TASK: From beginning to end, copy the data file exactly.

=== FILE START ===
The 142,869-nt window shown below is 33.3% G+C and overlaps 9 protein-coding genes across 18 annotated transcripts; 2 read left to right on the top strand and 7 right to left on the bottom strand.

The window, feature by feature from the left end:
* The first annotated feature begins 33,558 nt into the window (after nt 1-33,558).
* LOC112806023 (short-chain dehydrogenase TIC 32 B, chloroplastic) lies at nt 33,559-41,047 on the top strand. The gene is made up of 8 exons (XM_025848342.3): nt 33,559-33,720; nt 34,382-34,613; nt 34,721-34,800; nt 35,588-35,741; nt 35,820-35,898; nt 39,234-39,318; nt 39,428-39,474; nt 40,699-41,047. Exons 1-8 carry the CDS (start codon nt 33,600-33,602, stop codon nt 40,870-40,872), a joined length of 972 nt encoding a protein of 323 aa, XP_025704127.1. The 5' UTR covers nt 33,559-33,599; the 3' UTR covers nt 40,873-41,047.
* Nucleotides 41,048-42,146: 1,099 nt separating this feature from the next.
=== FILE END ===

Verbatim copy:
The 142,869-nt window shown below is 33.3% G+C and overlaps 9 protein-coding genes across 18 annotated transcripts; 2 read left to right on the top strand and 7 right to left on the bottom strand.

The window, feature by feature from the left end:
* The first annotated feature begins 33,558 nt into the window (after nt 1-33,558).
* LOC112806023 (short-chain dehydrogenase TIC 32 B, chloroplastic) lies at nt 33,559-41,047 on the top strand. The gene is made up of 8 exons (XM_025848342.3): nt 33,559-33,720; nt 34,382-34,613; nt 34,721-34,800; nt 35,588-35,741; nt 35,820-35,898; nt 39,234-39,318; nt 39,428-39,474; nt 40,699-41,047. Exons 1-8 carry the CDS (start codon nt 33,600-33,602, stop codon nt 40,870-40,872), a joined length of 972 nt encoding a protein of 323 aa, XP_025704127.1. The 5' UTR covers nt 33,559-33,599; the 3' UTR covers nt 40,873-41,047.
* Nucleotides 41,048-42,146: 1,099 nt separating this feature from the next.